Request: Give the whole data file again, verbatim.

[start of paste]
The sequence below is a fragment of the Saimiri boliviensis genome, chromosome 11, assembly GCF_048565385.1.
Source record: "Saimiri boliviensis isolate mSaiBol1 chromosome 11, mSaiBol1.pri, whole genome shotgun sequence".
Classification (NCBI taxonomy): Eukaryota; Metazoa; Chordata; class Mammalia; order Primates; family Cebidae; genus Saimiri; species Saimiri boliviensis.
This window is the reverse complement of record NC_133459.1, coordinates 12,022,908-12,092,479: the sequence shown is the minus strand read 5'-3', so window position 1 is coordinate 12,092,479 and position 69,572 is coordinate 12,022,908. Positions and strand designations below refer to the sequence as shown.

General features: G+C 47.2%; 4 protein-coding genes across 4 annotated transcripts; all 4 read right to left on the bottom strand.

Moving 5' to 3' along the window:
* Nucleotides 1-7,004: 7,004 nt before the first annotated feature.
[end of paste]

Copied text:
The sequence below is a fragment of the Saimiri boliviensis genome, chromosome 11, assembly GCF_048565385.1.
Source record: "Saimiri boliviensis isolate mSaiBol1 chromosome 11, mSaiBol1.pri, whole genome shotgun sequence".
Classification (NCBI taxonomy): Eukaryota; Metazoa; Chordata; class Mammalia; order Primates; family Cebidae; genus Saimiri; species Saimiri boliviensis.
This window is the reverse complement of record NC_133459.1, coordinates 12,022,908-12,092,479: the sequence shown is the minus strand read 5'-3', so window position 1 is coordinate 12,092,479 and position 69,572 is coordinate 12,022,908. Positions and strand designations below refer to the sequence as shown.

General features: G+C 47.2%; 4 protein-coding genes across 4 annotated transcripts; all 4 read right to left on the bottom strand.

Moving 5' to 3' along the window:
* Nucleotides 1-7,004: 7,004 nt before the first annotated feature.